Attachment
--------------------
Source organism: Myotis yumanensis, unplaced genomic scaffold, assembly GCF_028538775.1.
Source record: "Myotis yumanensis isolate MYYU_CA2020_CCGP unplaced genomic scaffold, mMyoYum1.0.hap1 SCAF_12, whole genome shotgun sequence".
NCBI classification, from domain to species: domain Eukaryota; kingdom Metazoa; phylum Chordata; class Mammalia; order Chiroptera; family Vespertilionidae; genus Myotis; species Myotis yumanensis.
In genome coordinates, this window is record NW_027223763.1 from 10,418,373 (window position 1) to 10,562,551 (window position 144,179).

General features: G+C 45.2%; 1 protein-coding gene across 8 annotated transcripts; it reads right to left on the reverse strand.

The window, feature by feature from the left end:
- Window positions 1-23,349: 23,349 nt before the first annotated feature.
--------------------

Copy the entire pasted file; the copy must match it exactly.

Source organism: Myotis yumanensis, unplaced genomic scaffold, assembly GCF_028538775.1.
Source record: "Myotis yumanensis isolate MYYU_CA2020_CCGP unplaced genomic scaffold, mMyoYum1.0.hap1 SCAF_12, whole genome shotgun sequence".
NCBI classification, from domain to species: domain Eukaryota; kingdom Metazoa; phylum Chordata; class Mammalia; order Chiroptera; family Vespertilionidae; genus Myotis; species Myotis yumanensis.
In genome coordinates, this window is record NW_027223763.1 from 10,418,373 (window position 1) to 10,562,551 (window position 144,179).

General features: G+C 45.2%; 1 protein-coding gene across 8 annotated transcripts; it reads right to left on the reverse strand.

The window, feature by feature from the left end:
- Window positions 1-23,349: 23,349 nt before the first annotated feature.